This article was originally penned by Professor Beckwith in 1986. Permission to print in Anglican Way Magazine was given by Latimer Trust.
C.S.LEWIS, 20 YEARS ON
C.S. Lewis died in 1963, but he continues to attract admirers, both in Britain and America, and indeed all over the English-speaking world. A big new biography by an American, William Griffin, has just appeared from Harper and Row of San Francisco. It is a discursive book, based on Lewis’s own sayings and letters, but certain themes appear frequently enough to stand out.
Here are some specimens:
‘ I’m not what you call high.
To me the real distinction is not high and low, but between religion with a real supernaturalism and salvationism on the one hand and all watered-down modernist versions on the other’ (p. 166).
‘ When Blamires mentioned high church and low church, Lewis said he preferred the term “deep churchman”.
“I think the Anglo-Catholics are the only Evangelicals left”, offered Blamires.
“Oh no”, said Lewis with a twinkle, “there are still just a few of us here and there'” (p. 351f.).
‘No, I’m afraid I’m not even an Anglo-Catholic, I’m a Protestant’ (p. 415).
‘ I’m not a fundamentalist in the direct sense : one who starts out by saying, “Everything we read is literal fact”.
But I often agree with the fundamentalists about particular passages whose literal truth is rejected by many moderns. I reject nothing on the grounds of its being miraculous. I accept the story of the fall, and I don’t see what the findings of the scientists can say either for or against it’ (p. 364).
‘ If the Anglican theologians abandoned the miraculous, he would be forced to leave the Anglican Church and look for a church that still held the miraculous; he would, in fact, have to become a Roman Catholic'(p. 402f.).
‘ I hope I shall not forfeit the good will or the prayers of either (Roman Catholics or Fundamentalists). Nor do I much fear it. In my experience the bitterest opposition comes neither from them nor from any other thorough-going believers, and not often from the atheists, but from semi-believers of all complexions.
There are some enlightened and progressive old gentlemen of this sort whom no courtesy can propitiate and no modesty disarm'(p. 390).
Anglo-Catholics think of Lewis as an Anglo-Catholic, and Evangelicals think of him as an Evangelical. There are grounds for both opinions.
The parish church of Headington Quarry where Lewis worshipped is an Anglo-Catholic church, where the Prayer Book is used with Anglo-Catholic ceremonial. Lewis also shared in some of the devotional practices of Anglo-Catholicism, such as private confession. He sympathised with the Anglo-Catholics because they shared his belief in a supernatural religion of divine salvation, and he took these external practices in his stride.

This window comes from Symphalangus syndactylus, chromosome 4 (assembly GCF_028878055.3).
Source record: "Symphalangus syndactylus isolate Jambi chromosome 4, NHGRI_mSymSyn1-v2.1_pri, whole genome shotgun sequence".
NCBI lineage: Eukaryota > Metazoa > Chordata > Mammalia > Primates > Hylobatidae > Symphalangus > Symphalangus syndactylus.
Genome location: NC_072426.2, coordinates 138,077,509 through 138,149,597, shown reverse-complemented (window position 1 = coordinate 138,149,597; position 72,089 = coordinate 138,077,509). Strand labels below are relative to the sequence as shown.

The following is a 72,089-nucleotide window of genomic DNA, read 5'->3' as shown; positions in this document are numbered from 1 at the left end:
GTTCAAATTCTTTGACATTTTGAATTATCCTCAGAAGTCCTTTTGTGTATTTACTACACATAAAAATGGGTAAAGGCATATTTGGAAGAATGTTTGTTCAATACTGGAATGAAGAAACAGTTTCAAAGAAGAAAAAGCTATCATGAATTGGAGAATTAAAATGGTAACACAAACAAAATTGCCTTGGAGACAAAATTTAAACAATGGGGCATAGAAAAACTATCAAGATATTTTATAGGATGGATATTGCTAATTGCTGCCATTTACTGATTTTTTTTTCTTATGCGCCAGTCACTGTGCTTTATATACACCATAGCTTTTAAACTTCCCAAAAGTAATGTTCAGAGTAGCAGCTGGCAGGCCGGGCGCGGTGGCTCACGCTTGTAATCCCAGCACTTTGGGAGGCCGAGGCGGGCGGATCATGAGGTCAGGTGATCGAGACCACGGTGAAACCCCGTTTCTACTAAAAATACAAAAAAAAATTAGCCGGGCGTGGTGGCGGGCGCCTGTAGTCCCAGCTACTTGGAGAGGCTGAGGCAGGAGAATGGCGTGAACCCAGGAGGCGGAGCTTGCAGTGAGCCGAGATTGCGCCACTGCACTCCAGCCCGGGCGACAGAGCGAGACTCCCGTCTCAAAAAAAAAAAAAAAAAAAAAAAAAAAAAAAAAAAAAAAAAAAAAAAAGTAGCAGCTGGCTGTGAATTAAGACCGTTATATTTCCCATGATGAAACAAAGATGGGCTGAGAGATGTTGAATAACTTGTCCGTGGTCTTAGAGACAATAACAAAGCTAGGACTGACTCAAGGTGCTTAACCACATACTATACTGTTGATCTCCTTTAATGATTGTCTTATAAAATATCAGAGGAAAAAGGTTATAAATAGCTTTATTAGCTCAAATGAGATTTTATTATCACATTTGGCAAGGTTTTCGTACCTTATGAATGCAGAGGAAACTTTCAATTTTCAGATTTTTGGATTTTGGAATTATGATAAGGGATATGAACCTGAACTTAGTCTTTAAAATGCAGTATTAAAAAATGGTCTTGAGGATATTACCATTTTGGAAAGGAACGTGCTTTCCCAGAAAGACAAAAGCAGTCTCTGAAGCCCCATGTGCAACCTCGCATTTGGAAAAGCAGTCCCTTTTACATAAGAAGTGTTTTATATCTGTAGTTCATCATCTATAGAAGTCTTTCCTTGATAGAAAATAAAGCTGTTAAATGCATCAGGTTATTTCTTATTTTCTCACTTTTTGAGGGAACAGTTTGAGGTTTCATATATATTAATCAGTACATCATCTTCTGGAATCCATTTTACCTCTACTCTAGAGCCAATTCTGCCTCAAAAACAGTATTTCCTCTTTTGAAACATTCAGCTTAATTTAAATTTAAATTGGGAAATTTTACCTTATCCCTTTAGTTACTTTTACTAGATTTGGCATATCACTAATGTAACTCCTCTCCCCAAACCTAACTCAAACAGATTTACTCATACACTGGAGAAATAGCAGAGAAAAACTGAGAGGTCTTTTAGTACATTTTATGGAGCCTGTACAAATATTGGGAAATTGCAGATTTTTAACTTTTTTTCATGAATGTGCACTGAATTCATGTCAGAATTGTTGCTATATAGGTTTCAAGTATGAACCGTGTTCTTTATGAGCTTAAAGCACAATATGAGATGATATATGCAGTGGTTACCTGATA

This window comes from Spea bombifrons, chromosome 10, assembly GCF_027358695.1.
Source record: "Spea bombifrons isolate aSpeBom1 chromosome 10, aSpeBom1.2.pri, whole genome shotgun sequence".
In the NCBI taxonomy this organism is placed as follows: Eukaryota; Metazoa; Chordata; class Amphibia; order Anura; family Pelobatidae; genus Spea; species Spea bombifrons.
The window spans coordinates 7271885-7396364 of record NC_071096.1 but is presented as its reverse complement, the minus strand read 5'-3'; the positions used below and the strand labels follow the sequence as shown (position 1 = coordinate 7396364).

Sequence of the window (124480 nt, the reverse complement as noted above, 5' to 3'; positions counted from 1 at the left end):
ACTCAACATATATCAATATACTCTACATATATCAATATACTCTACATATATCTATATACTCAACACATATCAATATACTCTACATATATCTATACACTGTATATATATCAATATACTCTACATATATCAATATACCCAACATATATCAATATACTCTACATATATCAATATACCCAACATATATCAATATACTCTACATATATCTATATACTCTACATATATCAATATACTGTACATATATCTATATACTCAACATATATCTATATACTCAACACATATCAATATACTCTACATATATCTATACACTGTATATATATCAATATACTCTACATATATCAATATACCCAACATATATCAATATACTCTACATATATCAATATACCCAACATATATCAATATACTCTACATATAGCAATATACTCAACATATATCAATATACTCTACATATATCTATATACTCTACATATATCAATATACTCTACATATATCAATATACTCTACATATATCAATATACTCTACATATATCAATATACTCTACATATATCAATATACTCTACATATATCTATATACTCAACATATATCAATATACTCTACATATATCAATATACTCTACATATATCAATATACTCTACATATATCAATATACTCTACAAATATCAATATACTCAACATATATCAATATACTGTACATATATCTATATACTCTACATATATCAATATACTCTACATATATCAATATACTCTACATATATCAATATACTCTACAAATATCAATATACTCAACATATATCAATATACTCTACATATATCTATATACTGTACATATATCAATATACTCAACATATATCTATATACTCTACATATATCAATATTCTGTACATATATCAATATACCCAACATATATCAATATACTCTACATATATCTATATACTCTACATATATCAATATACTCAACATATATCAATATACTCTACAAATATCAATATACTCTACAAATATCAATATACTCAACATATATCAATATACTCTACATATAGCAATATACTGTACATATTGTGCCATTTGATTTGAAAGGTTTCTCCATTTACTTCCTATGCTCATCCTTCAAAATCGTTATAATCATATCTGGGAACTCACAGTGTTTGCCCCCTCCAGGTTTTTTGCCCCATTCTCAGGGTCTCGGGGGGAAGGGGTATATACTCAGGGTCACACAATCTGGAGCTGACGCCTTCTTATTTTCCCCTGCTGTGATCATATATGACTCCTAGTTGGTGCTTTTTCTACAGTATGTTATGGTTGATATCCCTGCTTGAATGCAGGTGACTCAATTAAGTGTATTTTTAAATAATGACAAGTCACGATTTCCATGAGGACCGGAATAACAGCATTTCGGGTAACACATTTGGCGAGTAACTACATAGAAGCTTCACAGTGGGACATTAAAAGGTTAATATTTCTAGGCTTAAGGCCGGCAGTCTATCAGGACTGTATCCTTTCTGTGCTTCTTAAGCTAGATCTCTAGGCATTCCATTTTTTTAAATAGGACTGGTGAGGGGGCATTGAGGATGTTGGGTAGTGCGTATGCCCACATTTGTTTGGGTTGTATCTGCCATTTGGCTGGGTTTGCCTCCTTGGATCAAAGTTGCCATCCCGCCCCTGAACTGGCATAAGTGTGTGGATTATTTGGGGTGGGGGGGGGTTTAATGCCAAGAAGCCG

He even extended his sympathy to Roman Catholics, as the above passages show. But he did not agree with Anglo-Catholics in everything, and, being an exceptionally clear thinker, he was well aware of the fact.
For the above passages also show that he denied that he was an Anglo-Catholic, was prepared to be classed as an Evangelical, and deliberately described himself as a ‘Protestant’. He even had sympathy with ‘fundamentalists’, by which he evidently means naive literalists.
The only group he had no sympathy with is those he describes as ‘semi-believers’ and ‘modernists’, the people who reject miracles and deny supernatural salvation.
The wisdom of Lewis’s attitude is more apparent today than it perhaps was in his lifetime.
He did not desire either Evangelicals or Anglo-Catholics to compromise their convictions, but he did desire them to come to terms – to lay aside their jealous rivalry in face of a common enemy, to behave with moderation, and if possible to sort out their differences. Instead, the jealous rivalry has continued, especially in Church Assembly and its successor the General Synod, where there has been only occasional co-operation between Anglo-Catholics and Evangelicals, and much more frequently an attempt by one group to vote down the other. The bare majorities given by the House of Laity to the resolutions in favour of the ARCIC report in November 1986 are a case in point. Anglo-Catholics, as the moving spirits behind ARCIC, were desperate for these motions to succeed, and they did – just.
The result was a technical victory for them, but an actual defeat. The writing is now on the wall for ARCIC. When one sees how concerned Lewis was to warn Anglo-Catholics not to try to shift Anglican doctrine in a Roman direction on even a single matter (the veneration of saints), for fear they would split the church, (p. 334f.), it is obvious what he would have thought of the manifold shifts attempted in the ARCIC report.
Better relations between Anglicans and Roman Catholics are not helped by trying to change Anglicanism into Roman Catholicism, or to disguise Roman Catholicism as Anglicanism.
The rivalry between Evangelicals and Anglo-Catholics has had the further effect, of allowing Liberalism to make considerable headway at the expense of both groups – witness the character of the Alternative Service Book (a very Liberal sort of Anglo-Catholicism, with a few sops to Evangelicals), and the frequency of vague compromise-motions, such as the one resorted to in November 1986, when the report on The Priesthood of the Ordained Ministry was being debated.
But how could the Evangelicals and Anglo-Catholics come to terms? One might suggest the following as a basis for discussion :
First, Anglo-Catholics would need to acknowledge, much more frankly than they have often done, that
the Church of England is one of the churches of the Reformation, and took its present form in the sixteenth century, when (as that old-fashioned high church bishop Christopher Wordsworth declared) it ‘became Protestant, that it might be more truly Catholic’.